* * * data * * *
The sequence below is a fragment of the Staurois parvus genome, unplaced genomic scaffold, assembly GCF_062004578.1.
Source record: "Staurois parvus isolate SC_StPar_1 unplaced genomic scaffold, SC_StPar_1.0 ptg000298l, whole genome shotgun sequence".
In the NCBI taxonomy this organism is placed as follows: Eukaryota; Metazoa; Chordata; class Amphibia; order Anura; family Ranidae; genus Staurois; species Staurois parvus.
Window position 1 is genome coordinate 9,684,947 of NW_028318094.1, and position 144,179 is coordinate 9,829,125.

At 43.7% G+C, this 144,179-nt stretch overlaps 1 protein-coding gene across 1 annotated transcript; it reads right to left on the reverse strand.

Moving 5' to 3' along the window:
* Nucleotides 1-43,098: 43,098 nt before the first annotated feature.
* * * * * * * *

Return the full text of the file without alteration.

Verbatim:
The sequence below is a fragment of the Staurois parvus genome, unplaced genomic scaffold, assembly GCF_062004578.1.
Source record: "Staurois parvus isolate SC_StPar_1 unplaced genomic scaffold, SC_StPar_1.0 ptg000298l, whole genome shotgun sequence".
In the NCBI taxonomy this organism is placed as follows: Eukaryota; Metazoa; Chordata; class Amphibia; order Anura; family Ranidae; genus Staurois; species Staurois parvus.
Window position 1 is genome coordinate 9,684,947 of NW_028318094.1, and position 144,179 is coordinate 9,829,125.

At 43.7% G+C, this 144,179-nt stretch overlaps 1 protein-coding gene across 1 annotated transcript; it reads right to left on the reverse strand.

Moving 5' to 3' along the window:
* Nucleotides 1-43,098: 43,098 nt before the first annotated feature.